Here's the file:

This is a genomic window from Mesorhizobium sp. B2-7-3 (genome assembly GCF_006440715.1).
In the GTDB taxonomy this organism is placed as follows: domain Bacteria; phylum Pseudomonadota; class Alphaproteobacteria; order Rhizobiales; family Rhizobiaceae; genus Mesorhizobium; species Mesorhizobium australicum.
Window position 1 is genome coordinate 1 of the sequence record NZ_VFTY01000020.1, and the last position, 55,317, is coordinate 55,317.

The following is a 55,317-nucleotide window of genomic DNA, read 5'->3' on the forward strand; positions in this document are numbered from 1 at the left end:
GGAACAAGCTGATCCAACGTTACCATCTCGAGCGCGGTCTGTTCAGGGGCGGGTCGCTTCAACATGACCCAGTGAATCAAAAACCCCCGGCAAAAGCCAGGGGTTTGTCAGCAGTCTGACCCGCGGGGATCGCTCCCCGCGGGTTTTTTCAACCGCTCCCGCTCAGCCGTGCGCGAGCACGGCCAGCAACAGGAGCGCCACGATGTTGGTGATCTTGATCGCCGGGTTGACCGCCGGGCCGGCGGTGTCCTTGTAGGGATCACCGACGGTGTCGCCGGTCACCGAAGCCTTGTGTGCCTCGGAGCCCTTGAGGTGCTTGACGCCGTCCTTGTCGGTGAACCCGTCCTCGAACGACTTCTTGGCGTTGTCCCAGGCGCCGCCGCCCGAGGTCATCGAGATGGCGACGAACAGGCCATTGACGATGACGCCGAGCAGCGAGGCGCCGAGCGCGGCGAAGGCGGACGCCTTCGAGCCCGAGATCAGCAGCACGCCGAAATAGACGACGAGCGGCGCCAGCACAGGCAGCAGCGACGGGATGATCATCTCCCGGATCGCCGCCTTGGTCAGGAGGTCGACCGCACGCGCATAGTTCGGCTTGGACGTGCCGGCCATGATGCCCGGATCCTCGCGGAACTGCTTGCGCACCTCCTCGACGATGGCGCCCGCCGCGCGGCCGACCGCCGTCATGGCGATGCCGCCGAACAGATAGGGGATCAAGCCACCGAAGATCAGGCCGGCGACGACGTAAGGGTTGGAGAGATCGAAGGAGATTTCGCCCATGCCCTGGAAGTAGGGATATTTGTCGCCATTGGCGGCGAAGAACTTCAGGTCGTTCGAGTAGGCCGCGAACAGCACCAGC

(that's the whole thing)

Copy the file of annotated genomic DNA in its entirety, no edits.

This is a genomic window from Mesorhizobium sp. B2-7-3 (genome assembly GCF_006440715.1).
In the GTDB taxonomy this organism is placed as follows: domain Bacteria; phylum Pseudomonadota; class Alphaproteobacteria; order Rhizobiales; family Rhizobiaceae; genus Mesorhizobium; species Mesorhizobium australicum.
Window position 1 is genome coordinate 1 of the sequence record NZ_VFTY01000020.1, and the last position, 55,317, is coordinate 55,317.

The following is a 55,317-nucleotide window of genomic DNA, read 5'->3' on the forward strand; positions in this document are numbered from 1 at the left end:
GGAACAAGCTGATCCAACGTTACCATCTCGAGCGCGGTCTGTTCAGGGGCGGGTCGCTTCAACATGACCCAGTGAATCAAAAACCCCCGGCAAAAGCCAGGGGTTTGTCAGCAGTCTGACCCGCGGGGATCGCTCCCCGCGGGTTTTTTCAACCGCTCCCGCTCAGCCGTGCGCGAGCACGGCCAGCAACAGGAGCGCCACGATGTTGGTGATCTTGATCGCCGGGTTGACCGCCGGGCCGGCGGTGTCCTTGTAGGGATCACCGACGGTGTCGCCGGTCACCGAAGCCTTGTGTGCCTCGGAGCCCTTGAGGTGCTTGACGCCGTCCTTGTCGGTGAACCCGTCCTCGAACGACTTCTTGGCGTTGTCCCAGGCGCCGCCGCCCGAGGTCATCGAGATGGCGACGAACAGGCCATTGACGATGACGCCGAGCAGCGAGGCGCCGAGCGCGGCGAAGGCGGACGCCTTCGAGCCCGAGATCAGCAGCACGCCGAAATAGACGACGAGCGGCGCCAGCACAGGCAGCAGCGACGGGATGATCATCTCCCGGATCGCCGCCTTGGTCAGGAGGTCGACCGCACGCGCATAGTTCGGCTTGGACGTGCCGGCCATGATGCCCGGATCCTCGCGGAACTGCTTGCGCACCTCCTCGACGATGGCGCCCGCCGCGCGGCCGACCGCCGTCATGGCGATGCCGCCGAACAGATAGGGGATCAAGCCACCGAAGATCAGGCCGGCGACGACGTAAGGGTTGGAGAGATCGAAGGAGATTTCGCCCATGCCCTGGAAGTAGGGATATTTGTCGCCATTGGCGGCGAAGAACTTCAGGTCGTTCGAGTAGGCCGCGAACAGCACCAGC